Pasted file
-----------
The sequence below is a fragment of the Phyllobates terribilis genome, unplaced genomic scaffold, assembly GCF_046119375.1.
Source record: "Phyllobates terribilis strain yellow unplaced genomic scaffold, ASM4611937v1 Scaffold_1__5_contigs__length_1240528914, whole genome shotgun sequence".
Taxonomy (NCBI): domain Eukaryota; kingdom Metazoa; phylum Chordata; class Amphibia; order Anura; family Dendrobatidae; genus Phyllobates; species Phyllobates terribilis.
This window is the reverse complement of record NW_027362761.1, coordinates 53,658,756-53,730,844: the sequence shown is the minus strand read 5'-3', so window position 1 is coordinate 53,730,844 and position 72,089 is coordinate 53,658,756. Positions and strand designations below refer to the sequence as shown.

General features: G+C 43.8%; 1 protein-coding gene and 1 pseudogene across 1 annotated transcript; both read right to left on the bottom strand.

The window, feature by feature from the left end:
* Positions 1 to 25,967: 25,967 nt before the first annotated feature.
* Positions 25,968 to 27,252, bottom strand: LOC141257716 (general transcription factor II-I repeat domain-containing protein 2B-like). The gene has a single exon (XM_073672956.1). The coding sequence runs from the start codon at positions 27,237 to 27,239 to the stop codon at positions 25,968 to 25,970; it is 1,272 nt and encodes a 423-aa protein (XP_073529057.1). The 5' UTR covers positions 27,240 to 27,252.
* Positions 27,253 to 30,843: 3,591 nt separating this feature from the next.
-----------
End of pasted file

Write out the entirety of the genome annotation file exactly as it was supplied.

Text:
The sequence below is a fragment of the Phyllobates terribilis genome, unplaced genomic scaffold, assembly GCF_046119375.1.
Source record: "Phyllobates terribilis strain yellow unplaced genomic scaffold, ASM4611937v1 Scaffold_1__5_contigs__length_1240528914, whole genome shotgun sequence".
Taxonomy (NCBI): domain Eukaryota; kingdom Metazoa; phylum Chordata; class Amphibia; order Anura; family Dendrobatidae; genus Phyllobates; species Phyllobates terribilis.
This window is the reverse complement of record NW_027362761.1, coordinates 53,658,756-53,730,844: the sequence shown is the minus strand read 5'-3', so window position 1 is coordinate 53,730,844 and position 72,089 is coordinate 53,658,756. Positions and strand designations below refer to the sequence as shown.

General features: G+C 43.8%; 1 protein-coding gene and 1 pseudogene across 1 annotated transcript; both read right to left on the bottom strand.

The window, feature by feature from the left end:
* Positions 1 to 25,967: 25,967 nt before the first annotated feature.
* Positions 25,968 to 27,252, bottom strand: LOC141257716 (general transcription factor II-I repeat domain-containing protein 2B-like). The gene has a single exon (XM_073672956.1). The coding sequence runs from the start codon at positions 27,237 to 27,239 to the stop codon at positions 25,968 to 25,970; it is 1,272 nt and encodes a 423-aa protein (XP_073529057.1). The 5' UTR covers positions 27,240 to 27,252.
* Positions 27,253 to 30,843: 3,591 nt separating this feature from the next.